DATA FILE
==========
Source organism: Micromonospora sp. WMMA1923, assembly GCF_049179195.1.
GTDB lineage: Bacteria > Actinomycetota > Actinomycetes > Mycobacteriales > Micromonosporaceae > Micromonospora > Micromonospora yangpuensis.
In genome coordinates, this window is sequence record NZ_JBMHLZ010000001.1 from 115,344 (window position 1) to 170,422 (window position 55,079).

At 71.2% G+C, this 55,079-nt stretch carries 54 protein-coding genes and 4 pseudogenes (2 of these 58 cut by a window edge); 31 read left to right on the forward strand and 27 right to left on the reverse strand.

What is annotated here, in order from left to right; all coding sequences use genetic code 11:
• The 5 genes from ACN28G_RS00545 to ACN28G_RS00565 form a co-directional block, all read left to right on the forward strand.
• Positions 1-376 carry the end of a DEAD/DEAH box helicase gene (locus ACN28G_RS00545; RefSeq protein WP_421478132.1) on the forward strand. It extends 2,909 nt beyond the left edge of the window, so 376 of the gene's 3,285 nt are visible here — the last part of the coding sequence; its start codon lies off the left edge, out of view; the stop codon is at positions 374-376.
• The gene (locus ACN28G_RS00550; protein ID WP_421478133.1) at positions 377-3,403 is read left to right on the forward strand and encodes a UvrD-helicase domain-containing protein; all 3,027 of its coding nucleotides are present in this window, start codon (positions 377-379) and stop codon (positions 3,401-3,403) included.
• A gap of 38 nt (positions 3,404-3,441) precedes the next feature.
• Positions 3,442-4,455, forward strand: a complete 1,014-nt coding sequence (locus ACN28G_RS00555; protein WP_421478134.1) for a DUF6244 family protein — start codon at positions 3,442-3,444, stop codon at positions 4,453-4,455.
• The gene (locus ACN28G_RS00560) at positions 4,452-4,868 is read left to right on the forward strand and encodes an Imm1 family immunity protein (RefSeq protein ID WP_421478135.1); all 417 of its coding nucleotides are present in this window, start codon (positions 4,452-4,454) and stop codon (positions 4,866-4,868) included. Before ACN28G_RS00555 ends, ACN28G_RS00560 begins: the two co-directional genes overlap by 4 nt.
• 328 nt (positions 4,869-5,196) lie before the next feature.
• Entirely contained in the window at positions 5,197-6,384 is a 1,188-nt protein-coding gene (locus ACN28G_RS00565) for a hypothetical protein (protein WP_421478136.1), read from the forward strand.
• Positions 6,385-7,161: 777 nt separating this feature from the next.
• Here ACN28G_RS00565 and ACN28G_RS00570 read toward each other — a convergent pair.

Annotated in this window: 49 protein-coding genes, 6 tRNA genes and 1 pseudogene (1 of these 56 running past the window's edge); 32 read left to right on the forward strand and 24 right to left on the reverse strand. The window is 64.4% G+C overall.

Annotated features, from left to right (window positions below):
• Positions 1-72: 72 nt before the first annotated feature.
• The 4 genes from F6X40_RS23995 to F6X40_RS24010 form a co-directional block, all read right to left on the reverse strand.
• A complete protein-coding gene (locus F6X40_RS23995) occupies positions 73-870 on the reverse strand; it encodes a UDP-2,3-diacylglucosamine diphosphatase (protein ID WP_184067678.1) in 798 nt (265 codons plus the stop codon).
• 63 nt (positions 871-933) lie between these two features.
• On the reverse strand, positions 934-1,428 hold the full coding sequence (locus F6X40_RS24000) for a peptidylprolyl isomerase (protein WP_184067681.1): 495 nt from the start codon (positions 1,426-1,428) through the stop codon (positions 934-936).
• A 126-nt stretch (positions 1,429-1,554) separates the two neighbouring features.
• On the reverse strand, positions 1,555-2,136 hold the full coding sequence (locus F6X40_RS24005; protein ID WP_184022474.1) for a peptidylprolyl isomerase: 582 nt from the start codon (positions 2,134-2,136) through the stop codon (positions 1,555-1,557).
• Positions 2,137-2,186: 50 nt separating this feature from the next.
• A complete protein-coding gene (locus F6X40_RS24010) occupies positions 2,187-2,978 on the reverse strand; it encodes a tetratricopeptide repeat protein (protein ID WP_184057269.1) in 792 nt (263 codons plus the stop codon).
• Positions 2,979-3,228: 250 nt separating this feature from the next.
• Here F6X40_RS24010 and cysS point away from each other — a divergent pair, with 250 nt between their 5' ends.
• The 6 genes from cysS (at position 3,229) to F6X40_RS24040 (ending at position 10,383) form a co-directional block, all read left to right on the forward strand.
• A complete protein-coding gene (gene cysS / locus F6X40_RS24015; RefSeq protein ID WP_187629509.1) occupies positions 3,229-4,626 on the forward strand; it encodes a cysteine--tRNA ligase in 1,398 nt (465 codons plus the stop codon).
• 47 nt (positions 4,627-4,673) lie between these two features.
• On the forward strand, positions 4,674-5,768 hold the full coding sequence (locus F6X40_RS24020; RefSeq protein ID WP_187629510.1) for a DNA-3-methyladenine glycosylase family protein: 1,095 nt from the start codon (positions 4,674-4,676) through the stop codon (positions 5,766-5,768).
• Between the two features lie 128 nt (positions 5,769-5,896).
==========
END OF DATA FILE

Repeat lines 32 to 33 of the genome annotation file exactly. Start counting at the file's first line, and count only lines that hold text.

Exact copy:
• On the forward strand, positions 4,674-5,768 hold the full coding sequence (locus F6X40_RS24020; RefSeq protein ID WP_187629510.1) for a DNA-3-methyladenine glycosylase family protein: 1,095 nt from the start codon (positions 4,674-4,676) through the stop codon (positions 5,766-5,768).
• Between the two features lie 128 nt (positions 5,769-5,896).